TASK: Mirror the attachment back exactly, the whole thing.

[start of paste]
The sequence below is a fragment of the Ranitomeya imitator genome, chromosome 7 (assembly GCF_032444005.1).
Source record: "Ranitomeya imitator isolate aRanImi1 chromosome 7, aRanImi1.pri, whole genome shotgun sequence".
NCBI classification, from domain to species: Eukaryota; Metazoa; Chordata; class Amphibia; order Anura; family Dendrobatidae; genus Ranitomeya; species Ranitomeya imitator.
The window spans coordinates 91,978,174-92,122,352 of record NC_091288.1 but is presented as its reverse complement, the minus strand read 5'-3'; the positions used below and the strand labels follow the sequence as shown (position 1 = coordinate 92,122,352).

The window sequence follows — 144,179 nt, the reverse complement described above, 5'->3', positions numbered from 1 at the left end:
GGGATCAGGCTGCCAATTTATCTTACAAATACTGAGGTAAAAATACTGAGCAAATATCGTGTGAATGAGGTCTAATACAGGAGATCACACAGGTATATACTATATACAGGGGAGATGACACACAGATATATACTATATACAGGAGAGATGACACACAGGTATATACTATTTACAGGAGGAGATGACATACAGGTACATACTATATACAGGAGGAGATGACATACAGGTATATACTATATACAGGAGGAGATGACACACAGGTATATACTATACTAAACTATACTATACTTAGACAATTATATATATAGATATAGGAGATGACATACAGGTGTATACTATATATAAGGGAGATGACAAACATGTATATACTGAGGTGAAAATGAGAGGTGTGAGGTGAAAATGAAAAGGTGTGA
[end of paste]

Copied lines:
The sequence below is a fragment of the Ranitomeya imitator genome, chromosome 7 (assembly GCF_032444005.1).
Source record: "Ranitomeya imitator isolate aRanImi1 chromosome 7, aRanImi1.pri, whole genome shotgun sequence".
NCBI classification, from domain to species: Eukaryota; Metazoa; Chordata; class Amphibia; order Anura; family Dendrobatidae; genus Ranitomeya; species Ranitomeya imitator.
The window spans coordinates 91,978,174-92,122,352 of record NC_091288.1 but is presented as its reverse complement, the minus strand read 5'-3'; the positions used below and the strand labels follow the sequence as shown (position 1 = coordinate 92,122,352).

The window sequence follows — 144,179 nt, the reverse complement described above, 5'->3', positions numbered from 1 at the left end:
GGGATCAGGCTGCCAATTTATCTTACAAATACTGAGGTAAAAATACTGAGCAAATATCGTGTGAATGAGGTCTAATACAGGAGATCACACAGGTATATACTATATACAGGGGAGATGACACACAGATATATACTATATACAGGAGAGATGACACACAGGTATATACTATTTACAGGAGGAGATGACATACAGGTACATACTATATACAGGAGGAGATGACATACAGGTATATACTATATACAGGAGGAGATGACACACAGGTATATACTATACTAAACTATACTATACTTAGACAATTATATATATAGATATAGGAGATGACATACAGGTGTATACTATATATAAGGGAGATGACAAACATGTATATACTGAGGTGAAAATGAGAGGTGTGAGGTGAAAATGAAAAGGTGTGA